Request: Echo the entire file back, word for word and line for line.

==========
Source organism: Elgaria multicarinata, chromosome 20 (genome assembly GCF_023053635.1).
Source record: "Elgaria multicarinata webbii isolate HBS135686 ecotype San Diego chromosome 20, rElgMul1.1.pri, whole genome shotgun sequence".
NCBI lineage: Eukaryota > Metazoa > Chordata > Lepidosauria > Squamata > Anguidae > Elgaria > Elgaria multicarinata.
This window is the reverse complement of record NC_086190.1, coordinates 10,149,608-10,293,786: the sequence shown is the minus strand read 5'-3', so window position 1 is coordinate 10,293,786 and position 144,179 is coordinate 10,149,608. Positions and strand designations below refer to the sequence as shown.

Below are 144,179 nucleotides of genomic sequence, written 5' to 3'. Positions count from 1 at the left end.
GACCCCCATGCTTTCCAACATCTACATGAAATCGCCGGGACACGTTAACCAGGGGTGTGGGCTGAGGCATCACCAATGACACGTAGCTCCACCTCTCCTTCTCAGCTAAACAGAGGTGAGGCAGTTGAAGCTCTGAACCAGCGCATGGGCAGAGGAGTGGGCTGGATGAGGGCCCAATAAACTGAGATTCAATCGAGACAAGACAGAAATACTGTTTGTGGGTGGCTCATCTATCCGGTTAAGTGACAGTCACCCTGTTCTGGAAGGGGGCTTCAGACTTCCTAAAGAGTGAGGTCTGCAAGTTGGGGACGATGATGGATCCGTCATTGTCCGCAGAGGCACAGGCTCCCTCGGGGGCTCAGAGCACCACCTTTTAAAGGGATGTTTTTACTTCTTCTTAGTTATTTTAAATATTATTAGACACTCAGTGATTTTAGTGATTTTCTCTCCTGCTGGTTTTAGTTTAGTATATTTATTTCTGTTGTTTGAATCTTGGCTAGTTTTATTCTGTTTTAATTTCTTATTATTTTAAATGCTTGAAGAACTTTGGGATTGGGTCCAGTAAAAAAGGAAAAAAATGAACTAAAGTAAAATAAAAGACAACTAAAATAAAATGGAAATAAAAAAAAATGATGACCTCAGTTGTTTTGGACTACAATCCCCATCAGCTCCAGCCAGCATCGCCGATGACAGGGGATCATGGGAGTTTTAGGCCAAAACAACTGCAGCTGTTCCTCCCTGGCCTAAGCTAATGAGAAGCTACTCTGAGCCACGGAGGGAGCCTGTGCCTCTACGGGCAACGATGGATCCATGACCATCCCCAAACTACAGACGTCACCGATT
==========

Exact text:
Source organism: Elgaria multicarinata, chromosome 20 (genome assembly GCF_023053635.1).
Source record: "Elgaria multicarinata webbii isolate HBS135686 ecotype San Diego chromosome 20, rElgMul1.1.pri, whole genome shotgun sequence".
NCBI lineage: Eukaryota > Metazoa > Chordata > Lepidosauria > Squamata > Anguidae > Elgaria > Elgaria multicarinata.
This window is the reverse complement of record NC_086190.1, coordinates 10,149,608-10,293,786: the sequence shown is the minus strand read 5'-3', so window position 1 is coordinate 10,293,786 and position 144,179 is coordinate 10,149,608. Positions and strand designations below refer to the sequence as shown.

Below are 144,179 nucleotides of genomic sequence, written 5' to 3'. Positions count from 1 at the left end.
GACCCCCATGCTTTCCAACATCTACATGAAATCGCCGGGACACGTTAACCAGGGGTGTGGGCTGAGGCATCACCAATGACACGTAGCTCCACCTCTCCTTCTCAGCTAAACAGAGGTGAGGCAGTTGAAGCTCTGAACCAGCGCATGGGCAGAGGAGTGGGCTGGATGAGGGCCCAATAAACTGAGATTCAATCGAGACAAGACAGAAATACTGTTTGTGGGTGGCTCATCTATCCGGTTAAGTGACAGTCACCCTGTTCTGGAAGGGGGCTTCAGACTTCCTAAAGAGTGAGGTCTGCAAGTTGGGGACGATGATGGATCCGTCATTGTCCGCAGAGGCACAGGCTCCCTCGGGGGCTCAGAGCACCACCTTTTAAAGGGATGTTTTTACTTCTTCTTAGTTATTTTAAATATTATTAGACACTCAGTGATTTTAGTGATTTTCTCTCCTGCTGGTTTTAGTTTAGTATATTTATTTCTGTTGTTTGAATCTTGGCTAGTTTTATTCTGTTTTAATTTCTTATTATTTTAAATGCTTGAAGAACTTTGGGATTGGGTCCAGTAAAAAAGGAAAAAAATGAACTAAAGTAAAATAAAAGACAACTAAAATAAAATGGAAATAAAAAAAAATGATGACCTCAGTTGTTTTGGACTACAATCCCCATCAGCTCCAGCCAGCATCGCCGATGACAGGGGATCATGGGAGTTTTAGGCCAAAACAACTGCAGCTGTTCCTCCCTGGCCTAAGCTAATGAGAAGCTACTCTGAGCCACGGAGGGAGCCTGTGCCTCTACGGGCAACGATGGATCCATGACCATCCCCAAACTACAGACGTCACCGATT